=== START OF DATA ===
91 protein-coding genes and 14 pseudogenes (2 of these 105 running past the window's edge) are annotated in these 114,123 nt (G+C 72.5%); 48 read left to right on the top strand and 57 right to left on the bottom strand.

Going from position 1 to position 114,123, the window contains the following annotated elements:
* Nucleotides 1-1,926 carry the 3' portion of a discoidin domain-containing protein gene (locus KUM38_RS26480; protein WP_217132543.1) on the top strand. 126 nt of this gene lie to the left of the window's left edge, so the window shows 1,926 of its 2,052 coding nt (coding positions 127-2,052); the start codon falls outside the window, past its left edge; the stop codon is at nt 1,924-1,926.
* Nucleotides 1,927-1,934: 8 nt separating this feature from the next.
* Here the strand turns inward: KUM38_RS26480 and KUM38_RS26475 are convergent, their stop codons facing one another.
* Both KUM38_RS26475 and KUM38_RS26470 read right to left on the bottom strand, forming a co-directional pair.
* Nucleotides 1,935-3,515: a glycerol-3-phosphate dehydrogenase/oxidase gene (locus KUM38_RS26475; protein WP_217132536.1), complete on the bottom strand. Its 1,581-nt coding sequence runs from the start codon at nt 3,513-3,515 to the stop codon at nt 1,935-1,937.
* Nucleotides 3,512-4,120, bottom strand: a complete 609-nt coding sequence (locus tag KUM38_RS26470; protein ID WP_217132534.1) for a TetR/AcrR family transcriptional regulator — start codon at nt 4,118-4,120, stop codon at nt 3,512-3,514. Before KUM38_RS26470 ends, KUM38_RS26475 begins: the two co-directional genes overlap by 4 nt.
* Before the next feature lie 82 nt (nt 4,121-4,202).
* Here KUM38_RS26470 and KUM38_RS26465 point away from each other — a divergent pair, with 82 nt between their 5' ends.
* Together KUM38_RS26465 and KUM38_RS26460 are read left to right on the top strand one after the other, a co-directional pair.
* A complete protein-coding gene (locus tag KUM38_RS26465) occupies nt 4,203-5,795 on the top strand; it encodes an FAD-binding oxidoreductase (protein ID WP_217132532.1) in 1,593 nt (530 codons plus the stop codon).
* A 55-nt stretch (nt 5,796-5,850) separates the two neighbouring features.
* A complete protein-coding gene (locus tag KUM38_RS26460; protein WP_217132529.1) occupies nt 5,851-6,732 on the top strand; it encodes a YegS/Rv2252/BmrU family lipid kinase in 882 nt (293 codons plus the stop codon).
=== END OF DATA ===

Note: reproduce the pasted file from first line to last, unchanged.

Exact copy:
91 protein-coding genes and 14 pseudogenes (2 of these 105 running past the window's edge) are annotated in these 114,123 nt (G+C 72.5%); 48 read left to right on the top strand and 57 right to left on the bottom strand.

Going from position 1 to position 114,123, the window contains the following annotated elements:
* Nucleotides 1-1,926 carry the 3' portion of a discoidin domain-containing protein gene (locus KUM38_RS26480; protein WP_217132543.1) on the top strand. 126 nt of this gene lie to the left of the window's left edge, so the window shows 1,926 of its 2,052 coding nt (coding positions 127-2,052); the start codon falls outside the window, past its left edge; the stop codon is at nt 1,924-1,926.
* Nucleotides 1,927-1,934: 8 nt separating this feature from the next.
* Here the strand turns inward: KUM38_RS26480 and KUM38_RS26475 are convergent, their stop codons facing one another.
* Both KUM38_RS26475 and KUM38_RS26470 read right to left on the bottom strand, forming a co-directional pair.
* Nucleotides 1,935-3,515: a glycerol-3-phosphate dehydrogenase/oxidase gene (locus KUM38_RS26475; protein WP_217132536.1), complete on the bottom strand. Its 1,581-nt coding sequence runs from the start codon at nt 3,513-3,515 to the stop codon at nt 1,935-1,937.
* Nucleotides 3,512-4,120, bottom strand: a complete 609-nt coding sequence (locus tag KUM38_RS26470; protein ID WP_217132534.1) for a TetR/AcrR family transcriptional regulator — start codon at nt 4,118-4,120, stop codon at nt 3,512-3,514. Before KUM38_RS26470 ends, KUM38_RS26475 begins: the two co-directional genes overlap by 4 nt.
* Before the next feature lie 82 nt (nt 4,121-4,202).
* Here KUM38_RS26470 and KUM38_RS26465 point away from each other — a divergent pair, with 82 nt between their 5' ends.
* Together KUM38_RS26465 and KUM38_RS26460 are read left to right on the top strand one after the other, a co-directional pair.
* A complete protein-coding gene (locus tag KUM38_RS26465) occupies nt 4,203-5,795 on the top strand; it encodes an FAD-binding oxidoreductase (protein ID WP_217132532.1) in 1,593 nt (530 codons plus the stop codon).
* A 55-nt stretch (nt 5,796-5,850) separates the two neighbouring features.
* A complete protein-coding gene (locus tag KUM38_RS26460; protein WP_217132529.1) occupies nt 5,851-6,732 on the top strand; it encodes a YegS/Rv2252/BmrU family lipid kinase in 882 nt (293 codons plus the stop codon).